Johnny Damon and Johan Santana are currently being shut out with zero votes.
More to come, I’m sure, as the votes trickle in and Ohtani continues his big tease.
It’s Hall of Fame voting time again. Fifteen ballots are in and they hosted on Ryan Thibodeaux’s Hall of Fame Tracker. Ryan includes a tremendous amount of information on this Excel spreadsheet, and a look shows things are already interesting. Not to get too excited, these represent only 3.5% of the 416 votes that will be cast by the Baseball Writers Association of America.
While tallying the totals of who got the most votes and if any of the nominees can get into the Hall, is always exciting, concerns about voting and how it is done remains an on-going conversation in the sports world. Last year, members of the BBWAA voted to make all ballots public. Unfortunately the Hall board of directors nixed the idea. Last year, about 56% of hall votes were public.
The ballot was released last month. There are some quality sure-things for this year’s vote, as well as some interesting candidates likely to make things messier for our favorite former Seattle Mariner DH.
Chipper Jones-Atlanta-3B. Chipper is a no-brainer who had a fine career on some really good Braves teams. He has 14 votes and 93.3%
Jim Thome-1b/DH-Thome hit 612 home runs over a 22 year career. One would think he’s a shoo-in, but given his time at DH and playing during the steroids era, who knows. So far Thome is running the table with 15 votes
Last Year’s Leftovers
Vladimir Guerrero and Trevor Hoffman just missed on the 2017 ballot. With Hoffman missing by just five votes, and Guerrero receiving 71.7% of the 75% of the votes needed for induction, my guess is they slide in with Chipper and Thome. Currently Hoffman has 12 votes for 80%. Vlad has 14 votes for 93.3%
The Black Sheep
Last year boosted voting for Barry Bonds and Roger Clemens. They are unarguably two of the greatest players the game produced, and very likely PED users. Their vote percentages went from 45.2-54.1% for Clemens and 44.3-53.8% for Bonds. My guess is their vote totals will continue trending upward with eventual election to the Hall. Both have five more years of eligibility, so plenty of time for those totals to creep up to 75. Today Clemens has all 15 votes, while Bonds has 13 for 86.7%. Not my choice, but it has a feeling of inevitability.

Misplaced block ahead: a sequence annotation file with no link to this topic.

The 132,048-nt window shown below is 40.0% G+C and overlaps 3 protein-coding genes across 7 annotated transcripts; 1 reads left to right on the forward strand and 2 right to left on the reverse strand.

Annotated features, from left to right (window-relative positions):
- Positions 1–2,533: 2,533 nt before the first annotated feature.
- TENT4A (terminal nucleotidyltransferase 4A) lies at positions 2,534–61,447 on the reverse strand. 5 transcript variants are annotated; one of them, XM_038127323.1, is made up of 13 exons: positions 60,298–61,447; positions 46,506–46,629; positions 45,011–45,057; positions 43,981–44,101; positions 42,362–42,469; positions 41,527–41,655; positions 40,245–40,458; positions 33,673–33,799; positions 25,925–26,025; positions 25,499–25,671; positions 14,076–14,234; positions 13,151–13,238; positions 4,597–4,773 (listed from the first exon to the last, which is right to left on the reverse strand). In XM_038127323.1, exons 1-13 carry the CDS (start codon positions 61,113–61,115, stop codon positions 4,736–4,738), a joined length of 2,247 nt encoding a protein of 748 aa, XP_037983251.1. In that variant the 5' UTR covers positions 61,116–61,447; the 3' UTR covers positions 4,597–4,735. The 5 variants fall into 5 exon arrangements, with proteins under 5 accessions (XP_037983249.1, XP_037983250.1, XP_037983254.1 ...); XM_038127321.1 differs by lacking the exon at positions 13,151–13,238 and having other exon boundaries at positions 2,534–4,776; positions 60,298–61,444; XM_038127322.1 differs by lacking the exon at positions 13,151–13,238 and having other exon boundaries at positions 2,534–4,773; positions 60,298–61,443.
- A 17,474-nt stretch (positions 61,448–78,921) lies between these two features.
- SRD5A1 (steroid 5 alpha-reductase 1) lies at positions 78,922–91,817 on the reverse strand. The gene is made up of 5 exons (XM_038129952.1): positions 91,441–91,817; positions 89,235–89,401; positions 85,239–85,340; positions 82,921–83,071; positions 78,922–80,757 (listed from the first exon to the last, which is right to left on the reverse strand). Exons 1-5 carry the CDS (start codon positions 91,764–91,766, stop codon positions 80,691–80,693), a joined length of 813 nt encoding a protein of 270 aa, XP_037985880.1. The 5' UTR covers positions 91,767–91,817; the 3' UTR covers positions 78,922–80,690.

Scrambling for footing
Pitchers Mike Mussina and Curt Schilling continue to hang around the 50% mark with 51.8% and 45.0% respectively. Both were great, why they aren’t being rewarded for their on-field performance rather than dinged for their Twitter escapades (Schilling!!!) is beyond me. However they both have time to put together a push. Mussina currently has 11 votes for 73.3%, and Mr. Bloody Sock has nine for 60%
The New Guys
There are some intriguing new adds to the ballot. They are guys who aren’t locks to get in, but could make a case in a long campaign for votes. First up as Scott Rolen who was a wonderful third baseman for many teams over many years. He has attracted three votes for 20%. Former Mariner shortstop Omar Vizquel, with a very long playing career, is on the ballot. He’ll have to make his way in with Ozzie Smith and Luis Aparicio as a defensive whiz. He currently has seven votes for 46.7%. Last on the list is Johan Santana, who for about eight years was one of the best pitchers in baseball. He’s gotten zero, nada, nothing, 0%
The Edgar Factor
I follow this closely for Edgar Martinez, in his ninth year of eligibility, and thus has to receive a 75% vote by 2019. Just for a snapshot, he currently has 12 votes for 80% and only needs 300 more for election. He has received four new voters so far, but he will need many more for election. He hasn’t lost any voters.
I’ll post more as time goes on. My IBWAA ballot arrived yesterday and I will let you know how I voted for the Hall in our alternative universe.